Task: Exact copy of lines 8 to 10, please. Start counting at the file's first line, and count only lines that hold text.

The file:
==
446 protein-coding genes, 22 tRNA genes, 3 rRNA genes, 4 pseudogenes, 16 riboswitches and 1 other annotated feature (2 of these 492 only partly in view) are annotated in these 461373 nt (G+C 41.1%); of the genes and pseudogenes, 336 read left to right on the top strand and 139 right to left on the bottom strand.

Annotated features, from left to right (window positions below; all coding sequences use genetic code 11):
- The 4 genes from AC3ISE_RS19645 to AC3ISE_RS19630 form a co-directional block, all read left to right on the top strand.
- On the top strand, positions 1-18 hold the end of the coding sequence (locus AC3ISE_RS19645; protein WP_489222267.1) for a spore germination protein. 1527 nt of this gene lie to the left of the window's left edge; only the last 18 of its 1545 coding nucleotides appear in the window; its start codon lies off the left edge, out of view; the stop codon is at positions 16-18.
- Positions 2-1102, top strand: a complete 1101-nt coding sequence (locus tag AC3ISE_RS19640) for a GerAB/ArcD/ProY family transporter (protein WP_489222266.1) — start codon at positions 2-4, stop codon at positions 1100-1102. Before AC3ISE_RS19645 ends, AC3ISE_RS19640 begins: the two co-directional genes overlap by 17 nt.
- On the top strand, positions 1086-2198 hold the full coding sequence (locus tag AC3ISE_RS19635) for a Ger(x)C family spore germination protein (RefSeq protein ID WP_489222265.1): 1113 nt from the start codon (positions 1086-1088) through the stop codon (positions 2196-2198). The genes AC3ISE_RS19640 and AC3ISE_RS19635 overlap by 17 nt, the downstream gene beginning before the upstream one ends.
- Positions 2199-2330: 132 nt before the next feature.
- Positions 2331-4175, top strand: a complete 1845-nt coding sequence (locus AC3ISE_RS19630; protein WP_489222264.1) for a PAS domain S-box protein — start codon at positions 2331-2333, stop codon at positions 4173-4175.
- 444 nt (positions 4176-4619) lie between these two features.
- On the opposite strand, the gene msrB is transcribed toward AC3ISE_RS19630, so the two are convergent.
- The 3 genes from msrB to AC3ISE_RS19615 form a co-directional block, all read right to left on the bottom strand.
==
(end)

- Positions 2331-4175, top strand: a complete 1845-nt coding sequence (locus AC3ISE_RS19630; protein WP_489222264.1) for a PAS domain S-box protein — start codon at positions 2331-2333, stop codon at positions 4173-4175.
- 444 nt (positions 4176-4619) lie between these two features.
- On the opposite strand, the gene msrB is transcribed toward AC3ISE_RS19630, so the two are convergent.